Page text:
Small Great Things Book Review


Kayla Cheng, Staff Writer


Written in 2016, Jodi Picoult’s Small Great Things illustrates systemic racism that is still prevalent in today’s society. 

While Ruth Jefferson, a labor and delivery nurse, starts a routine checkup on a newborn, she is abruptly pulled away and told that she’d been reassigned to another patient. The newborn’s parents, who are white supremacists, refuse to leave their child in the hands of Ruth, for despite her twenty years of experience, she is African American. The following day after reluctantly complying with their request, Ruth, alone in the nursery, witnesses the baby enter cardiac distress and starts to perform CPR to try and save the child. However, Ruth is too late, and as a result, not only does the newborn die, but she is also charged with a homicide—for killing the child.

Ruth’s white public defender, Kennedy McQuarrie, insists that bringing up race during court would not be a winning strategy, which ultimately leads Ruth to fire Kennedy for her counsel. Though Kennedy refuses to back off of the case, their dispute makes her realize that the only thing relevant in this case is racism. Consequently, Kennedy builds her argument on the fact that Ruth was charged for these counts as a result of her skin color, and that her involvement in performing CPR was not the cause of the newborn’s death.  

Kennedy argues that she herself, as well as other white members of the courtroom, are racist—not because they actively participate in the discrimination, but because they endorse in and refuse to question the unjust system. Also known as passive racism, Kennedy pushes the hidden side of racism: one where perpetrators aren’t directly involved, but indirectly profiting off of white privilege and racial discrimination. 

Though Picoult herself is a white woman, this does not undermine the points she brings up. In fact, I would say that her words genuinely depict the topic because most of the lessons she incorporates stem from her own experiences as a person on the receiving end of the spectrum. In an interview with Celeste Ng, the author of Everything I Never Told You, she states that she’s “‘spent nearly 50 years of [her] life not talking about racism…because [she doesn’t] have to,’” and that she was ignorant to not consider “‘what it might mean to be a person of color, what historical and current struggles are faced, [and] what it means to not find representation in everything from literature to television.”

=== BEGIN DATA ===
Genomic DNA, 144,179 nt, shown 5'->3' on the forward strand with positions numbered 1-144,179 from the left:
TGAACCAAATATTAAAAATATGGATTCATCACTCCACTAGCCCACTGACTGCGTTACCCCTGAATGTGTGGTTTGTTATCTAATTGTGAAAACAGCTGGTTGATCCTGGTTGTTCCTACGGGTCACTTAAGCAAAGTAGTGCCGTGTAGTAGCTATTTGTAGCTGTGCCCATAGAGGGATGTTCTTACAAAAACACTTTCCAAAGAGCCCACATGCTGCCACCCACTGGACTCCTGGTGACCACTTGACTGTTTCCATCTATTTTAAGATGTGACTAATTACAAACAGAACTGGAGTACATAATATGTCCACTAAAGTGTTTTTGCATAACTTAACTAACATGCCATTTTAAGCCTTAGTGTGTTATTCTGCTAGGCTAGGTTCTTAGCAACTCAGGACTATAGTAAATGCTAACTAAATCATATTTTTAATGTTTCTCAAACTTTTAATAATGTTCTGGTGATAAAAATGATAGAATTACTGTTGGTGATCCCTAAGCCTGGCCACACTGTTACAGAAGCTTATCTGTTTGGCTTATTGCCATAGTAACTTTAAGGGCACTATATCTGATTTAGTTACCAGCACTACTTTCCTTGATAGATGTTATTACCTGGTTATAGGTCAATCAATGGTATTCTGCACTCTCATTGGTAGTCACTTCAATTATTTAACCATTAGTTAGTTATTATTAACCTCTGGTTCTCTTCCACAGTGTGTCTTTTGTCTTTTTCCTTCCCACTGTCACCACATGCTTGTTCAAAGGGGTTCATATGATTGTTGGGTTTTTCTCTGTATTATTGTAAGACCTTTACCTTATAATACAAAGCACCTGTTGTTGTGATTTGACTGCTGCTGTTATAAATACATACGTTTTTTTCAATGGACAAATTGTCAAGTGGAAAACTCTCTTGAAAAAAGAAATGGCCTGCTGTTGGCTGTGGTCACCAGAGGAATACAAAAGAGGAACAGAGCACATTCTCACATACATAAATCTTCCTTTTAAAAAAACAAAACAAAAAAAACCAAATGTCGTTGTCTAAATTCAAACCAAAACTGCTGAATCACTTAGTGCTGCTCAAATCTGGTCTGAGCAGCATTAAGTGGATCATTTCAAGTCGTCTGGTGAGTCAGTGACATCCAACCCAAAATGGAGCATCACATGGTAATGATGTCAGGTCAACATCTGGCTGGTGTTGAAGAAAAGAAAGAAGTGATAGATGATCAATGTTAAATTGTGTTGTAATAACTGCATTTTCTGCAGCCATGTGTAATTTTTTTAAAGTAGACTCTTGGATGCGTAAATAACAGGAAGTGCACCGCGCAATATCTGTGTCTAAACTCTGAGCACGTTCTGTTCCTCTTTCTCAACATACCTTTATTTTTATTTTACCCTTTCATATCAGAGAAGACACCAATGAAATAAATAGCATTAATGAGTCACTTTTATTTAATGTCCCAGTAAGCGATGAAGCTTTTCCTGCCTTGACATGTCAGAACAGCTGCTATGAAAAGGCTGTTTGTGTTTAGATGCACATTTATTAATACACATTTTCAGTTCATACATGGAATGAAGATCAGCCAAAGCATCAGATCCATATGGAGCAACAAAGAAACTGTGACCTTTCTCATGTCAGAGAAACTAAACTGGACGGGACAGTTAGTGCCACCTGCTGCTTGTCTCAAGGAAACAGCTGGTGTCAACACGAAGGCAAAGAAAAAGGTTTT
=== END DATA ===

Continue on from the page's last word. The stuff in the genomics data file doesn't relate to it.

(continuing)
Personally, it was eye-opening to consider the different forms of racism, as propaganda and the media portrays perpetrators as those who actively hate-crime, or openly inflict violence, rather than showcase those who simply benefit from the biased system. I would definitely recommend reading this book, as it ultimately gave me a better understanding of how normalized the system is, and voiced out passive racism that is not normally represented or brought up.

My favorite excerpts from the book:

  • “‘Finish this sentence…I am…?… maybe you’d answer: shy. Or blond. Friendly. Nervous. intelligent, Irish. But the majority of you wouldn’t say white. Why not? Because it’s a given. It’s identity that is taken for granted. Those of us who are lucky enough to be born white are oblivious to that good fortune. Now, we’re all blissfully unmindful of a lot of things. Probably, you did not give thanks for showering this morning, or for having a roof over your head last night. For eating breakfast and having clean underwear. That’s because all those invisible privileges are easy to take in stride. Sure, it’s so much easier to see the headlines of racism, the ways that people of color are discriminated against. We see it now when a black man is accidentally shot by the police and a girl with brown skin is bullied by classmates for wearing a hijab. It’s a little harder to see—and to own up to—the tailwinds of racism, the ways that those of us who aren’t people of color have benefited just because we’re white. We can go to a movie and be pretty certain that most of the main characters will look like us…the vast majority of us do not come home from work and say, Hooray! I didn’t get stopped and frisked today!…We don’t think these things because we don’t have to.’” (Picoult 429)
  • “‘I know what you’re thinking: I’m not racist….I doubt there are many of you on the jury …[believe] that black people are so inferior that they should not even be able to touch a white baby. But even if we took every white supremacist on the planet and ship them off to Mars, there would still be racism. That’s because racism isn’t just about hate. We all have biases, even if we don’t think we do. It’s because racism is also about who has power…and who has access to it.” (430)